"If you are at work, please feel free to get in your cars and drive home and shelter in place at home."


Baldwin school officials canceled a planned three-day trip to Boston for 65 students who participate in concert choir and women's choir. The group was scheduled to leave Friday and return Sunday, according to Cristina Schmohl, district spokeswoman and public information officer.

The choir was to perform at the JFK Library and Faneuil Hall.

They were also scheduled to participate in a clinic with students at Wakefield High School in suburban Boston. They also had tickets for the Boston symphony and had planned other sightseeing.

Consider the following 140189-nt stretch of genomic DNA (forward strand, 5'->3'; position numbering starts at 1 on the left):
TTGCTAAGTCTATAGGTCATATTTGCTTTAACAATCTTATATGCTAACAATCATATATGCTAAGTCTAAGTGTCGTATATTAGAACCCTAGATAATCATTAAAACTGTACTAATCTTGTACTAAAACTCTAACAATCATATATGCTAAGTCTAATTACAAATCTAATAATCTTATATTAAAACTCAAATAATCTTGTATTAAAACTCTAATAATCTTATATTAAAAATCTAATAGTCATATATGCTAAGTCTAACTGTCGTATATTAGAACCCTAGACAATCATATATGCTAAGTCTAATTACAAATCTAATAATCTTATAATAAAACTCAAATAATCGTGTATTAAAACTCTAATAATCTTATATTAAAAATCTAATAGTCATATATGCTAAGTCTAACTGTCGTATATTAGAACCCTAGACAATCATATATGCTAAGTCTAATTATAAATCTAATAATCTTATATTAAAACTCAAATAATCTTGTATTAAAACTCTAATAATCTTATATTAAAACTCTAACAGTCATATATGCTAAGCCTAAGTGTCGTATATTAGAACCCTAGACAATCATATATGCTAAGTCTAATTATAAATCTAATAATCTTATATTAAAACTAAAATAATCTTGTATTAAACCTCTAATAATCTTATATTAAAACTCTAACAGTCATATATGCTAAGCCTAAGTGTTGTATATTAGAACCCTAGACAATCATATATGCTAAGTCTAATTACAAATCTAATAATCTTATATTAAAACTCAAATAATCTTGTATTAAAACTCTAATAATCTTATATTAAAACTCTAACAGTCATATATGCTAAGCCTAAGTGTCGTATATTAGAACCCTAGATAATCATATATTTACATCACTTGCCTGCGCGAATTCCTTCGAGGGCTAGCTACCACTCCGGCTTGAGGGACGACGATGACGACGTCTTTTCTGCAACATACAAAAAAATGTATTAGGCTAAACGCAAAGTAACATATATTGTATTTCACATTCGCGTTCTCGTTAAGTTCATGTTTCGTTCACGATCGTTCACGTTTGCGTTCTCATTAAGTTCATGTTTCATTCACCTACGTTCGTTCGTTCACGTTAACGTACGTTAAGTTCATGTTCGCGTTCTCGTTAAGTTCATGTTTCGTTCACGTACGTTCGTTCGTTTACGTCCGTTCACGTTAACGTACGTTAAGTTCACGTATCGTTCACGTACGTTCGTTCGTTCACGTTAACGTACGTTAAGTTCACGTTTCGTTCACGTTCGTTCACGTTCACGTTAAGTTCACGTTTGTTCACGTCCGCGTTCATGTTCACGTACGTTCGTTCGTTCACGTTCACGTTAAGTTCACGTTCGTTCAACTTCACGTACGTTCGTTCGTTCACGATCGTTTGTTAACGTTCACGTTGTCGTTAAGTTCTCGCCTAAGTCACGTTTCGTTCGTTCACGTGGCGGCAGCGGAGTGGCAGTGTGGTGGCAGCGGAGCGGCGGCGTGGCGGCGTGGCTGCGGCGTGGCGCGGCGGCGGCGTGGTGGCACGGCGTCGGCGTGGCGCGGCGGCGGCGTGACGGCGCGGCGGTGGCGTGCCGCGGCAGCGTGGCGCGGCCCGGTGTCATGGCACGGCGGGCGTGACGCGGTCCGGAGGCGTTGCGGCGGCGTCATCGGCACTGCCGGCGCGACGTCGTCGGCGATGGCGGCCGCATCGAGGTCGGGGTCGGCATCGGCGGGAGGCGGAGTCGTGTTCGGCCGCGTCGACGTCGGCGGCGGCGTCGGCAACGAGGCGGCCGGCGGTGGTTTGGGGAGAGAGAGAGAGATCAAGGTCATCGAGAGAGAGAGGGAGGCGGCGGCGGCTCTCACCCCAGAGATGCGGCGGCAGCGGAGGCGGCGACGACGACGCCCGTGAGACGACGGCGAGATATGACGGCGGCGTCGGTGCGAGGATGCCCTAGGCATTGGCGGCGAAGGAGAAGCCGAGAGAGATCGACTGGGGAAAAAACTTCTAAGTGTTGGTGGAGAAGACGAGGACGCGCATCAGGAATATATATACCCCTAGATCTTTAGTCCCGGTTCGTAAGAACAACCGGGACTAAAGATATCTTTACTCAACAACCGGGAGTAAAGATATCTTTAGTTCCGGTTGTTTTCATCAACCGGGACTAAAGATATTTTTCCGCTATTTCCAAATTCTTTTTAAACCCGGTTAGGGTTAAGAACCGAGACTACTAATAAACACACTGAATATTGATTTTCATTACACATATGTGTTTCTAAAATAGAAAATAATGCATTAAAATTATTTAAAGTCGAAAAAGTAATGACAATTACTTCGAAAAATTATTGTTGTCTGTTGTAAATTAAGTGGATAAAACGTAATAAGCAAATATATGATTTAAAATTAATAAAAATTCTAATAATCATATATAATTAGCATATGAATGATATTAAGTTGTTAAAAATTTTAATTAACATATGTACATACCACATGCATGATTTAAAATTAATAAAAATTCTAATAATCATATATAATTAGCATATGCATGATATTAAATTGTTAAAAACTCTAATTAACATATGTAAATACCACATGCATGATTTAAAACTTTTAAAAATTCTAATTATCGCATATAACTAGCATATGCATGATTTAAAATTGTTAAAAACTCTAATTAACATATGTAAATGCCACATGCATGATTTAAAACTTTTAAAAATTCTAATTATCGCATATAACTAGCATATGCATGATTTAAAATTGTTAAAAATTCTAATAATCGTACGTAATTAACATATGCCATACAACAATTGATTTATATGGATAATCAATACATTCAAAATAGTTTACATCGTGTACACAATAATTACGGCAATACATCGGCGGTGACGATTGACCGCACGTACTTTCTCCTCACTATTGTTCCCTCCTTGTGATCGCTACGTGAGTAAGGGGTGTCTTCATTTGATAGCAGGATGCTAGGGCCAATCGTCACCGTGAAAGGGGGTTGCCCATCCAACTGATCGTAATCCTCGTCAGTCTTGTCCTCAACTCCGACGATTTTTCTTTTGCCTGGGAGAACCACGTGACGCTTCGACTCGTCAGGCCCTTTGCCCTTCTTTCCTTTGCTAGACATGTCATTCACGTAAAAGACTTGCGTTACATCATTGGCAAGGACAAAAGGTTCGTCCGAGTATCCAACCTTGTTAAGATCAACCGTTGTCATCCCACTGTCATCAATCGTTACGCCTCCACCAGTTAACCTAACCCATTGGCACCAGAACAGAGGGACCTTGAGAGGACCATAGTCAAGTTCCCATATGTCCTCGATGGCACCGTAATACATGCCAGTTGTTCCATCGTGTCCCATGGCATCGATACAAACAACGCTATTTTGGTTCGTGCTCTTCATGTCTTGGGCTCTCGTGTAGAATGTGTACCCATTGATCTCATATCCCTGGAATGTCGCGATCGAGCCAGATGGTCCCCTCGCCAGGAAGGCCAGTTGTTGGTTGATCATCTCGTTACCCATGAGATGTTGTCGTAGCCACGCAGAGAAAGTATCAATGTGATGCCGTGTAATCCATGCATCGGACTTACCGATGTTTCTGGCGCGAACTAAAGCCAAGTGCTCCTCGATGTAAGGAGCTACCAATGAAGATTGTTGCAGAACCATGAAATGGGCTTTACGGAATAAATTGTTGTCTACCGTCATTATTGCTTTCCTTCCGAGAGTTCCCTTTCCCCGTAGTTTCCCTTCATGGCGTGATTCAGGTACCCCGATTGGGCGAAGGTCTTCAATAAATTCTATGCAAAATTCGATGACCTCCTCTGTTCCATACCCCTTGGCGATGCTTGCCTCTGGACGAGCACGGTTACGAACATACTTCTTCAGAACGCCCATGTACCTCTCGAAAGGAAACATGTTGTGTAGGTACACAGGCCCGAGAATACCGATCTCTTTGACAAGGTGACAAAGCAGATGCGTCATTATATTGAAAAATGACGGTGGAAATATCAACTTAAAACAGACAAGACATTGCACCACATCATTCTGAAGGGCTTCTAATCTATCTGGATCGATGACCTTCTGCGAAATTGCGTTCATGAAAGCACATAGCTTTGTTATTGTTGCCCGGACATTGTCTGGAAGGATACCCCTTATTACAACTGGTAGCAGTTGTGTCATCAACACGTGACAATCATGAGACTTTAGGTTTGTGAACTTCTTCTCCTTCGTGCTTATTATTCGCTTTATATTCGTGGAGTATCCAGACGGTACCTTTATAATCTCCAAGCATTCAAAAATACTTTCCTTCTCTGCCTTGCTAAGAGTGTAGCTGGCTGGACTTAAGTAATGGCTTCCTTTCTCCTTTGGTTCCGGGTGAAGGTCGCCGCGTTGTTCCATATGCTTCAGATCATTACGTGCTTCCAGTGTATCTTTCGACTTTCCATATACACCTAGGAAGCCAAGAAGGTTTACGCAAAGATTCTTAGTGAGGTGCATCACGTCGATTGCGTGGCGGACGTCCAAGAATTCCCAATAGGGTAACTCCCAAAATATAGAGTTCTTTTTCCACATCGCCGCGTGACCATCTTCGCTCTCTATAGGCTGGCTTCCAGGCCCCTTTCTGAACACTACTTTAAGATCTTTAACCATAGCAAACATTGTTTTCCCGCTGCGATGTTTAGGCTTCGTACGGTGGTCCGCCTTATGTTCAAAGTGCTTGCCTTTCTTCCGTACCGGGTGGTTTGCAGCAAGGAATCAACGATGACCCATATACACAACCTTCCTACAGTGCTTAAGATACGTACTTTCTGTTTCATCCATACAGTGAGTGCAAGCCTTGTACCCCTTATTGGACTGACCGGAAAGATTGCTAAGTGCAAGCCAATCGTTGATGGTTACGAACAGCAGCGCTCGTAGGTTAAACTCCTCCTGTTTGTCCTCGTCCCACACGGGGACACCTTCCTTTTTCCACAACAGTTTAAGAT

Schmohl said the students will receive a full refund for the cost of the trip.

-- Joie Tyrell


The Bruins Game, Red Sox Game & Big Apple Circus performance scheduled for Friday night have been postponed.


The Muslim Peace Coalition, an advocacy group in the New York metro area, called for mosques to dedicate their Friday prayers to victims of the Boston tragedy and cautioned in a statement against those who "will shamelessly exploit the bombings and use the Internet and the right wing media to further demonize Islam."

Coalition co-chair Shaik Ubaid, of Westchester County, said he hoped this would lead to communities developing "a comprehensive strategy to help our youth" so they are not vulnerable to extremist ideologies. "I hope they will catch him alive so they can find out what happened."